Muna Tseng’s last dance with her older brother, photographer Tseng Kwong Chi
To the strains of Eartha Kitt, Muna Tseng walks onstage in a plain slate-blue uniform that could have belonged in Mao’s army. Her eyes are covered by shades, and she carries a camera’s cable release. Suit, sunglasses and camera were the tools of her brother’s trade, and everywhere photographer Tseng Kwong Chi traveled, he packed them along in his trunk. For 10 years, Kwong Chi—a child of Hong Kong, Paris and New York City—used them to create a brilliant group of self-portraits, The Expeditionary Series. At the Grand Canyon and Mount Rushmore, with Mickey Mouse and a statue of Jesus, he followed the trail of American tourism, adding himself to the landscape. His costume gave this East Village denizen the air of a dignitary, opening doors to Manhattan’s most fabulous functions, and his dark glasses created the surreal effect of “a smooth surface…that reflected everything,” in the words of dancer Bill T. Jones. Kwong Chi’s selfportraits invite a string of Orientalist associations—he is Asian tourist, revolutionary, Cold War icon and emigré—but they also stir up a sense of the viewer’s own dislocation.
Kwong Chi died of AIDS nine years ago, but in “SlutForArt,” which premiered at New York City’s Playhouse 91 in March, choreographer Muna Tseng seeks to engage her brother in dialogue. At times she plays herself, dancing to him in spare, lyrical moves; at times she appears to inhabit her brother’s body, speaking to a journalist or clicking that ever-present shutter. She is accompanied by slide projections of Kwong Chi’s photographs—The Expeditionary Series and his famous shots of Keith Haring’s work—and a sound collage by performance artist Ping Chong, of Kwong Chi’s menagerie of ’80s East Village scenester friends. Jones, actress Ann Magnuson, artist Kenny Scharf, a cousin and a lover paint him in turn as the town’s most sophisticated gay party boy, as a voice of protest, as “Ansel Adams taken to a new level.”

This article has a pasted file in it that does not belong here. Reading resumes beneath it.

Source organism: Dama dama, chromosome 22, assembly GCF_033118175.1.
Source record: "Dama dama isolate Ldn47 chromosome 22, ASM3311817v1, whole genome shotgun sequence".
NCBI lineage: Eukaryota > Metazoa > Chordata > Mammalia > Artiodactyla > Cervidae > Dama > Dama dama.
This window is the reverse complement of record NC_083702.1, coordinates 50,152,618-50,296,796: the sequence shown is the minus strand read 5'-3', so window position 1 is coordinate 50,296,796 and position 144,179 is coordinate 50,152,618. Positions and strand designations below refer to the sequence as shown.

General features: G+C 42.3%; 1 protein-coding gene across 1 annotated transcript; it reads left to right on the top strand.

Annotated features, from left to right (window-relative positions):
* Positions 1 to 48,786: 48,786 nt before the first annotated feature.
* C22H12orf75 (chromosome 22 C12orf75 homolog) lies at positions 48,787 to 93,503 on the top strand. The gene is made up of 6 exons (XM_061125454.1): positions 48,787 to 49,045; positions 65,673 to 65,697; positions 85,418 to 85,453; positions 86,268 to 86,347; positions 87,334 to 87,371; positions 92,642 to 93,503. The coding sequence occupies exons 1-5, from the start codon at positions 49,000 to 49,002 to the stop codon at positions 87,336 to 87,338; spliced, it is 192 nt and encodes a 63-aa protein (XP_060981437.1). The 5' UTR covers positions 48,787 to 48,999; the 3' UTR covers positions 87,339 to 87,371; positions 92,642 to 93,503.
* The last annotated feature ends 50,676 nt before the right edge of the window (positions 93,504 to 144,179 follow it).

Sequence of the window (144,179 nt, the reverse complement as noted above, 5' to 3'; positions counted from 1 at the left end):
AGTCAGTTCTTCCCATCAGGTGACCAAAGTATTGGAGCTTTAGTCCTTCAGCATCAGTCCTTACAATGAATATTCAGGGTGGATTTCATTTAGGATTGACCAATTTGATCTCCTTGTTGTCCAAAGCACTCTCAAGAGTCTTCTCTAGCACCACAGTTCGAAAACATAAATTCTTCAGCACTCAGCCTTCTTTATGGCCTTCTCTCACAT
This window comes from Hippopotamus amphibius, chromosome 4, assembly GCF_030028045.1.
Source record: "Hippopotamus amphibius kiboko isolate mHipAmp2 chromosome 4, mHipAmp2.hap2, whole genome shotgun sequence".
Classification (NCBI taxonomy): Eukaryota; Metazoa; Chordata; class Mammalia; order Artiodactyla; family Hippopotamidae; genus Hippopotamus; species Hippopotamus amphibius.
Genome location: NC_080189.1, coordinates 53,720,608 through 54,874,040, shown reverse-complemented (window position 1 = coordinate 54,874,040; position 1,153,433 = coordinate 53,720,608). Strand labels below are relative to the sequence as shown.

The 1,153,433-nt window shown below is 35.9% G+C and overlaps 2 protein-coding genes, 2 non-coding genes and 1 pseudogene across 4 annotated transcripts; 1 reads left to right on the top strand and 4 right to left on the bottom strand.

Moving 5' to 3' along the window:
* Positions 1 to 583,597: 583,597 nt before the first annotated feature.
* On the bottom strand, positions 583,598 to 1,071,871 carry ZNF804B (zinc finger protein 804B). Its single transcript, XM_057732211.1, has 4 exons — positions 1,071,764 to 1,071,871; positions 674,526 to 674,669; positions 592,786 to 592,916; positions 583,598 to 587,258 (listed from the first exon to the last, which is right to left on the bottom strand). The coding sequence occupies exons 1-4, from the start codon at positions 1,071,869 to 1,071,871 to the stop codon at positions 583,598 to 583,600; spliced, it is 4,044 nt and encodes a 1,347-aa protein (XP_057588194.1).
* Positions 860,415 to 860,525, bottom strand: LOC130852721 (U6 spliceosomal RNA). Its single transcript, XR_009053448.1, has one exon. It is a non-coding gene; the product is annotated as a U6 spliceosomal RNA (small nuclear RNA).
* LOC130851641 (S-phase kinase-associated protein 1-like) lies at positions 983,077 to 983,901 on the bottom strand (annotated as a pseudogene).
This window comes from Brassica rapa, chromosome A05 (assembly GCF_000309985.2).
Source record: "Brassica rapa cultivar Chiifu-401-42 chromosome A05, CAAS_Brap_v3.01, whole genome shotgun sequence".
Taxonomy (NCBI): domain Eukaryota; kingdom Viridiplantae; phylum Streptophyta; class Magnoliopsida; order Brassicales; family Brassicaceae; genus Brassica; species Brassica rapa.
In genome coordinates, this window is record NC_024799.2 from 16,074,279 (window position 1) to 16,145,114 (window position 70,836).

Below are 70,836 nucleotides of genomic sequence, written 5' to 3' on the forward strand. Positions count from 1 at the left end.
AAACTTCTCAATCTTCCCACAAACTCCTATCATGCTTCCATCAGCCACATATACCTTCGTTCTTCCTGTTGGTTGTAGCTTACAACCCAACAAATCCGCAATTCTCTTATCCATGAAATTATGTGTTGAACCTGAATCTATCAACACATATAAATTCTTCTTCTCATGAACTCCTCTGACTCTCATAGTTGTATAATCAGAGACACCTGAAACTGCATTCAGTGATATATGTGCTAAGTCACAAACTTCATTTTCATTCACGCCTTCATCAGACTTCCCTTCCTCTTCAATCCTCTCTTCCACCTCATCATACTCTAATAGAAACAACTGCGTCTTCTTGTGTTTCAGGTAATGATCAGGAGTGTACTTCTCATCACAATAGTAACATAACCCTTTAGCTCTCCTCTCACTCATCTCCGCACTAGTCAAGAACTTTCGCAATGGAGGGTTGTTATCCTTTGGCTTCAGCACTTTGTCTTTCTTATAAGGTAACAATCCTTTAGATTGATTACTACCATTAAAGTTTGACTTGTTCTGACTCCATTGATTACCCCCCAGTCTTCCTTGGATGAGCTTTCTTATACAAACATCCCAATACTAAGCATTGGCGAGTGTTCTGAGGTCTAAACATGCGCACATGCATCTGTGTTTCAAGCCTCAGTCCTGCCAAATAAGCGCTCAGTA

In her loft, a few days after the performance, Muna laughs as she recalls her older brother: “To be a contemporary Asian in America, to be gay, to be living your life flamboyantly the way you want to—this just wasn’t done!” Though Kwong Chi refused to identify as an Asian-American artist—“I am an artist,” he’d say—he was, as C. Carr wrote in The Village Voice, “part of a transitional moment, from the old, white bohemia to a new, far more diverse culture of the margin.” This postmodern gay artist who, in the words of his boyfriend, “didn’t really enjoy being Asian,” still responded to President Nixon’s historic trip to China with a lifelong exploration of being both Chinese and American.
Near the end of “SlutForArt,” Muna sits on an empty stage and moves her arms in slow, measured strokes, as if rowing. She has become her brother in a shot he took on Vermont’s Lake Ninevah, pulling himself into the mist. Here, channeled across time, Kwong Chi’s mysterious image becomes the strangeness of loss itself. And Muna’s tribute is never just about a single life that ended at 4 a.m. on March 10, 1990, but, as she says, about “the death of a community, an era,” a gay subculture that AIDS nearly wiped out.